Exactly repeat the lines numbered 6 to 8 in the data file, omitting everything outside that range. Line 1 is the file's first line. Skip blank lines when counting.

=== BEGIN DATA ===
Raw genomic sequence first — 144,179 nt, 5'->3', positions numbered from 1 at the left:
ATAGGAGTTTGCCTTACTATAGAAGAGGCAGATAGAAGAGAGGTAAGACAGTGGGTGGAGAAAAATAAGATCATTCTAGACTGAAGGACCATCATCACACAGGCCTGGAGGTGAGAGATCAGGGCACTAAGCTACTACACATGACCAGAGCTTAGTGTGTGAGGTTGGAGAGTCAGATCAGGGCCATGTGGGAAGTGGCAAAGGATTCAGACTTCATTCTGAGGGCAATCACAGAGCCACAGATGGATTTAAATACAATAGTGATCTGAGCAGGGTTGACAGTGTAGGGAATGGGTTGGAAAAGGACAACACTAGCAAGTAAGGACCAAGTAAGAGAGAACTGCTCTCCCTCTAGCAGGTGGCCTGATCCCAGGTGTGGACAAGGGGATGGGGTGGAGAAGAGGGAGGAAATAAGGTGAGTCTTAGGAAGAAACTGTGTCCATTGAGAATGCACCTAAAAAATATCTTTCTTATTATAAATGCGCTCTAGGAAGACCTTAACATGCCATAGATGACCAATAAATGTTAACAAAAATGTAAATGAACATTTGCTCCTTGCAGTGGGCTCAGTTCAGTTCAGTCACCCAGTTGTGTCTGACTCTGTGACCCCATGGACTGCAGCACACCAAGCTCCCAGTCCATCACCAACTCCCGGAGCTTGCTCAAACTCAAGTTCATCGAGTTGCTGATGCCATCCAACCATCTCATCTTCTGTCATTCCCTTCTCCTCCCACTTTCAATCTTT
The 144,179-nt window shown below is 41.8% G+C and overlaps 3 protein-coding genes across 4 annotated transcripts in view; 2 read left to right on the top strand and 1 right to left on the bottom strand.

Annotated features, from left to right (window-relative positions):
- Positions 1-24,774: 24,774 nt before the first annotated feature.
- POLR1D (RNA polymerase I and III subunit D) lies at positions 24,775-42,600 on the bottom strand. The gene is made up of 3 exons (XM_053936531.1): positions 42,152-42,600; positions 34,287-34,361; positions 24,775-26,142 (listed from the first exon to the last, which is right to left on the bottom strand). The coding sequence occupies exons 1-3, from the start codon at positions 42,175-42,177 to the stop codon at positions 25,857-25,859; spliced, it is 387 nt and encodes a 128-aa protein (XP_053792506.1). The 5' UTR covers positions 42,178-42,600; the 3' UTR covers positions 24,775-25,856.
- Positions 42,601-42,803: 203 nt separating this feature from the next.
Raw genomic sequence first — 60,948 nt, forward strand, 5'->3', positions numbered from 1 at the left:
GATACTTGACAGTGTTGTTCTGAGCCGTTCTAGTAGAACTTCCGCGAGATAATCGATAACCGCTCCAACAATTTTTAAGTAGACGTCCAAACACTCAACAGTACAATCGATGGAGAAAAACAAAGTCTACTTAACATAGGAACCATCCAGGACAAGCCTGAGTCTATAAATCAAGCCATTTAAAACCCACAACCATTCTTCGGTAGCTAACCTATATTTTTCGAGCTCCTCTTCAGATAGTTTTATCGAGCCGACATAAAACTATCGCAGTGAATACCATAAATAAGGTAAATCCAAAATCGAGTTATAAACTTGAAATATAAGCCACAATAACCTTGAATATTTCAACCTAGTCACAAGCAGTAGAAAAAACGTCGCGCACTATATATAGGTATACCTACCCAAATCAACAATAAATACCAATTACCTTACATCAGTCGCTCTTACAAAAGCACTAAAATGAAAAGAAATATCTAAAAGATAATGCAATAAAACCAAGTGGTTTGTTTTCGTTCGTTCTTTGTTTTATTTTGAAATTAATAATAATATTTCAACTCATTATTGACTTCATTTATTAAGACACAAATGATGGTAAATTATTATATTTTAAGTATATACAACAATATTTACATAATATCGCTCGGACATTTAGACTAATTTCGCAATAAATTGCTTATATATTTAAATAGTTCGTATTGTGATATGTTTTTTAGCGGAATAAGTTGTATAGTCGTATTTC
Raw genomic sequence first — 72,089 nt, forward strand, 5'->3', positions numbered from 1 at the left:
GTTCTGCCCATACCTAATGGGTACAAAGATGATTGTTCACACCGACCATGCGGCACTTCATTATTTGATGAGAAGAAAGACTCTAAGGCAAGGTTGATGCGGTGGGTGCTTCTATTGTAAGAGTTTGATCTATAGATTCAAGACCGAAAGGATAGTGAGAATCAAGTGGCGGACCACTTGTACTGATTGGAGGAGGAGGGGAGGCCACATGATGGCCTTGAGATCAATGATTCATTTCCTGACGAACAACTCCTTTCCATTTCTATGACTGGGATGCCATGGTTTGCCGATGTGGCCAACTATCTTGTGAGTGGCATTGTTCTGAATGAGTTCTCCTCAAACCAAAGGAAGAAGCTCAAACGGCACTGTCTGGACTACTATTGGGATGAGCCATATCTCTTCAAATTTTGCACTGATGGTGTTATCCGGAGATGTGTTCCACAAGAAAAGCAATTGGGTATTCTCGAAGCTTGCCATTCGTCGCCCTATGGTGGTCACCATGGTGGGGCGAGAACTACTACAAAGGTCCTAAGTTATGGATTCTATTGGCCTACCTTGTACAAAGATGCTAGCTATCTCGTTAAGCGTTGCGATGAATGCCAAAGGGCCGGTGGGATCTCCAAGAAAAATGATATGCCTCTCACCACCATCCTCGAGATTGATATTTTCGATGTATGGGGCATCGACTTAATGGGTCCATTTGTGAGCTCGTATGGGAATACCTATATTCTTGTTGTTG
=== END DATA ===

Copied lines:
- POLR1D (RNA polymerase I and III subunit D) lies at positions 24,775-42,600 on the bottom strand. The gene is made up of 3 exons (XM_053936531.1): positions 42,152-42,600; positions 34,287-34,361; positions 24,775-26,142 (listed from the first exon to the last, which is right to left on the bottom strand). The coding sequence occupies exons 1-3, from the start codon at positions 42,175-42,177 to the stop codon at positions 25,857-25,859; spliced, it is 387 nt and encodes a 128-aa protein (XP_053792506.1). The 5' UTR covers positions 42,178-42,600; the 3' UTR covers positions 24,775-25,856.
- Positions 42,601-42,803: 203 nt separating this feature from the next.
Raw genomic sequence first — 60,948 nt, forward strand, 5'->3', positions numbered from 1 at the left: